I’m something of a sceptic when it comes to fortune telling but last Saturday I couldn’t turn down the chance to meet the world famous Asparamancer in Evesham. Jemima Packington is the world’s first and only person that can predict the future by throwing asparagus spears into the air and reading into the arrangement that lands. She’s made dozens of accurate predictions over the years including the recent elections in France.

I was intrigued so after receiving instructions I took hold of the round and tossed it into the air to see what the future would hold. It was a bad start as one of the spears rolled straight off the table. “Don’t have any more cider” was Jemima’s advice. Elsewhere, several spears had come together at their tips to form an arrow. “This means that an important relationship will become closer very soon”. Another spear veered off to one side. Apparently this meant that “Someone will try to steer you onto the wrong path”. Finally two of the spears had formed a V at the edge of the table. The Asparamancer looked at me solemnly and told me “Someone with the letter V in their name will have an important impact on your life”.

Channelling the power of the Vale of Evesham Asparagus (photo courtesy of Doggett Photography)

All very cryptic and at the time I left none the wiser and no more a believer in predictions from throwing vegetables, even if they are the finest asparagus spears grown anywhere in the world.

There wasn’t much time to dwell on these messages for long as the next day was spent busily getting ready for our revised plans for the trip from Lands End to John O’Groats. After the stress fracture in my leg was clearly not going to be healed up in time we’ve decided we’d both cycle the length of the country instead, taking packrafts so we can paddle some of the wet bits. These little inflatable boats are our new favourite bits of adventure kit and served us well on a trip along the length of the Severn last year.

With a pile of ripped up paper next to the drawing board we had put together this hastily concocted Plan E (A-D being foiled by pandemics, injuries and illness). This one had to happen as we’re rapidly running out of ideas and letters of the alphabet. Thinking about it, this trip would bring Kirsty and I closer together, much closer as we’d be spending the best part of a month living out of a small tent. Could there be something in that prediction after all?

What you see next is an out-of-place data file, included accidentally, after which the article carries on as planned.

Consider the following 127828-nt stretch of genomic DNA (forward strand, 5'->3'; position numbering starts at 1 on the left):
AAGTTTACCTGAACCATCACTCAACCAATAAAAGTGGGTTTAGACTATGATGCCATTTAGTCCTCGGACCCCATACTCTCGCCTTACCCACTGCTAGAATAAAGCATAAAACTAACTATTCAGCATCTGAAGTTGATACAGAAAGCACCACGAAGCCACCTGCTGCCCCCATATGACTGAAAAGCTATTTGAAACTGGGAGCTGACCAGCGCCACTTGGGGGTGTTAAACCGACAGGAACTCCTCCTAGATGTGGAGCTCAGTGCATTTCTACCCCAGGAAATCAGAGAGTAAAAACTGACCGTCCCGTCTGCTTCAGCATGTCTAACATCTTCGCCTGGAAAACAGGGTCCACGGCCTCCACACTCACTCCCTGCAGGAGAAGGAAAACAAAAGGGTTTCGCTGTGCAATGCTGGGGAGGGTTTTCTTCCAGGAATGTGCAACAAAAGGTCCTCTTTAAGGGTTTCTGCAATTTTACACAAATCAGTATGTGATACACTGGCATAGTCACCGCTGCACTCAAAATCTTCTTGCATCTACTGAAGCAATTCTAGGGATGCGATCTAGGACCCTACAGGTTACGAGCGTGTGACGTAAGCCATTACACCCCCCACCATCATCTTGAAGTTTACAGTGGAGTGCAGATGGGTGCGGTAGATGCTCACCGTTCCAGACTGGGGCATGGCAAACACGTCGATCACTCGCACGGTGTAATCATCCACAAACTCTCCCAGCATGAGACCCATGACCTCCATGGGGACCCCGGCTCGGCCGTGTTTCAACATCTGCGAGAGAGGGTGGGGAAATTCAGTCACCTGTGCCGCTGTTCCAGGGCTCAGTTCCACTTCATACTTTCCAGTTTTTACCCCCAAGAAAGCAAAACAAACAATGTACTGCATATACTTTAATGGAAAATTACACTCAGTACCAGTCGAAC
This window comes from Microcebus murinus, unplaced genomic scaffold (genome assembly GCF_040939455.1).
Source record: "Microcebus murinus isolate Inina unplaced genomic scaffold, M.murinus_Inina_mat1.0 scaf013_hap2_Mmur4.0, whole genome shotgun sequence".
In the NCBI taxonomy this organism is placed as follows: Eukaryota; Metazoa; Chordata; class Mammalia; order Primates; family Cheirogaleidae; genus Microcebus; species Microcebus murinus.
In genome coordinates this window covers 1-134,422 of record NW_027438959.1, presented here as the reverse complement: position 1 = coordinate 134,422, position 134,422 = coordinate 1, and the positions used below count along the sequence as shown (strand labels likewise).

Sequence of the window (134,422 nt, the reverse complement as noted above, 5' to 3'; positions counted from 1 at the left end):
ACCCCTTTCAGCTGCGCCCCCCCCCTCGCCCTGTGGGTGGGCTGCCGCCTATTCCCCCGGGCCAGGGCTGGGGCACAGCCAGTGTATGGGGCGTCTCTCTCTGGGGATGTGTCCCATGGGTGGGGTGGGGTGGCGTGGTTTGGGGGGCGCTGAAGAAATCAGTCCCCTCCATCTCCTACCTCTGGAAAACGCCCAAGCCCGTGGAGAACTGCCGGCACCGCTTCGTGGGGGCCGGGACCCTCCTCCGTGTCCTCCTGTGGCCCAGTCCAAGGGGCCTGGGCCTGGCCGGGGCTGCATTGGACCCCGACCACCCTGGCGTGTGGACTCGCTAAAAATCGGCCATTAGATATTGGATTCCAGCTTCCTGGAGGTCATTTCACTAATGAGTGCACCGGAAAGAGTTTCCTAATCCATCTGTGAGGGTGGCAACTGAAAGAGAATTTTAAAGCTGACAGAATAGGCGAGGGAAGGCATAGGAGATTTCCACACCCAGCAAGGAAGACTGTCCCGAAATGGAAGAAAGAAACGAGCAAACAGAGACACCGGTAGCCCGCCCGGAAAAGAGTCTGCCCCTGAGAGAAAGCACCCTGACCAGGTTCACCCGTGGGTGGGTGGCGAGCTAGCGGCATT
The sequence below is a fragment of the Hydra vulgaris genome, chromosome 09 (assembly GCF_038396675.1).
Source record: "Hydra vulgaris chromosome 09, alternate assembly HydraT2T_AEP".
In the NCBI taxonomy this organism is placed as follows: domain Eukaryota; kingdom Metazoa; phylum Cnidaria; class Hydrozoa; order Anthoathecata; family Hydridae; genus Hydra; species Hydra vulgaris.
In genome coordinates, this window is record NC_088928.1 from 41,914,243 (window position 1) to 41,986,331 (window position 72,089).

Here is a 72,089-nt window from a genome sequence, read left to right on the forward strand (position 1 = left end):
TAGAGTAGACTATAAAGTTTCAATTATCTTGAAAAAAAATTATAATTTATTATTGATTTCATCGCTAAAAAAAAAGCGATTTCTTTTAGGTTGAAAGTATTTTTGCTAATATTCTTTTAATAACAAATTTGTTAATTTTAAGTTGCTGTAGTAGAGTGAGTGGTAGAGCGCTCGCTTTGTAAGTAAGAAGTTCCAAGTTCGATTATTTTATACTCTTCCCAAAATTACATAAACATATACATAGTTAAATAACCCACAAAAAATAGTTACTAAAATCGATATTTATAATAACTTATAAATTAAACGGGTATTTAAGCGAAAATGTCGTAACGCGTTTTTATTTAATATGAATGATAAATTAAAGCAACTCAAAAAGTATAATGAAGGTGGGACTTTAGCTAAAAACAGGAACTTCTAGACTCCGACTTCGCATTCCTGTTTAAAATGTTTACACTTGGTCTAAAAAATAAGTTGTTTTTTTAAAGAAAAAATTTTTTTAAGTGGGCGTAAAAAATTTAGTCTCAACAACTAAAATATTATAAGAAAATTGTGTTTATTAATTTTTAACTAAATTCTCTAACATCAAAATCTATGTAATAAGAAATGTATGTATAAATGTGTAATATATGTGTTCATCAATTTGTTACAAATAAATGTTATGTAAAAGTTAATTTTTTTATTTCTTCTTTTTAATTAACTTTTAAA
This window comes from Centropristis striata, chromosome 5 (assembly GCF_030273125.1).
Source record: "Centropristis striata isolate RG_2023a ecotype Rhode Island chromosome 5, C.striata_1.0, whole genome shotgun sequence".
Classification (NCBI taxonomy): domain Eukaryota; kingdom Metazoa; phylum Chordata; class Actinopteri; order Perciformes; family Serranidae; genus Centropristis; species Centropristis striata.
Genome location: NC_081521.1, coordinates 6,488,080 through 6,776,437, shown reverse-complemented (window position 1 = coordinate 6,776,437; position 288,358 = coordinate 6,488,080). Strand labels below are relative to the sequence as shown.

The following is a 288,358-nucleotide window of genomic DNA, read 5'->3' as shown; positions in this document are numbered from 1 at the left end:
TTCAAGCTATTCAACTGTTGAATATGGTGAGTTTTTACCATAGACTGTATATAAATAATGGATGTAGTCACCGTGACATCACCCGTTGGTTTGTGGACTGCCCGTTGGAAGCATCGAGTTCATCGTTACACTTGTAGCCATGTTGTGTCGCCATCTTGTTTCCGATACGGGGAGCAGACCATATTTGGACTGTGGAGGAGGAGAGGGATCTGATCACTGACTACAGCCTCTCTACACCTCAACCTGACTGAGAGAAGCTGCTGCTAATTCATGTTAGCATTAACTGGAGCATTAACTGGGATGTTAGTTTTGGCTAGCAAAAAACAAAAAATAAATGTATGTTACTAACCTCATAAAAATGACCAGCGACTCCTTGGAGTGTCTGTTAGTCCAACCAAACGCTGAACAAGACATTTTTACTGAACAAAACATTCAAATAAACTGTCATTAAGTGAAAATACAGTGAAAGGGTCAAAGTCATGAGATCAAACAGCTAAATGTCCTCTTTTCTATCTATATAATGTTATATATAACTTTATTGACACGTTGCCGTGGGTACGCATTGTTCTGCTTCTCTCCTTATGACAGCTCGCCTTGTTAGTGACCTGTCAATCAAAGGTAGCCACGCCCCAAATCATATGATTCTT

After a good rummage through the kit box and filling a few panniers on that sunny Sunday afternoon it seemed the right time to clean the bikes. It’s always good to have them nice and shiny for the big ‘off’. But while giving my bike a scrub my heart sank as I worked round the top tube area. What looked like a hair line in the paint quickly revealed itself to be a crack that ran almost all the way round the tube. I had wondered what that creaking noise had been for the last couple of months! This looked terminal as the chances of getting this tricky welding job done properly with only 5 days before we had to leave seemed almost impossible. I could borrow another bike or play around with another one from our stable but the bike I had planned to use was something a bit different. It was a long tail that has additional capacity for bigger loads and I’d be needing it to carry the packrafts. A normal bike would knock that idea on the head.

A crack-in frame

The pen was raised and ready to sketch out plan F.

But after posting about our woes online a message came in from a friend in Bristol. “Hey Marky, do you need a Kona Ute?” with a photo attached of the exact bike that I needed. Within 24 hours his bike had been stripped down and so had mine, I’d raced down to Bristol to pick it up and got back home to build it up.

The rare sight of two Kona Ute frames together
Ready to roll

My usual advice to anyone taking on a big race or journey is to “never use anything that you haven’t used in training”. The newly built bike will have had a sum total of about 4 miles testing before we begin our 2200km journey on Saturday. Not ideal but it seems to go forward when I pedal and stop when I squeeze the brakes which is a good start. It doesn’t have any critical structural failings which I consider important too. Any other issues can be sorted out on the road.

I feel very lucky that that particular friend saw my post as soon as he did and that he was willing to part with his frame. His real name is Richard but most people know him by his nickname: NouVeau.

The Asparamancer does it again! #believethespears

Now, which way to Lands End?

The challenge has changed but the cause hasn’t so we’re still supporting WaterAid with our journey. Now with appropriate water based travel too! With 1:5 people not having access to a proper toilet and 1:10 not having access to a clean water supply the work that WaterAid carry out to supply decent toilets, clean water and good hygiene is life changing. If you’d like to contribute to this amazing charity then please click here.


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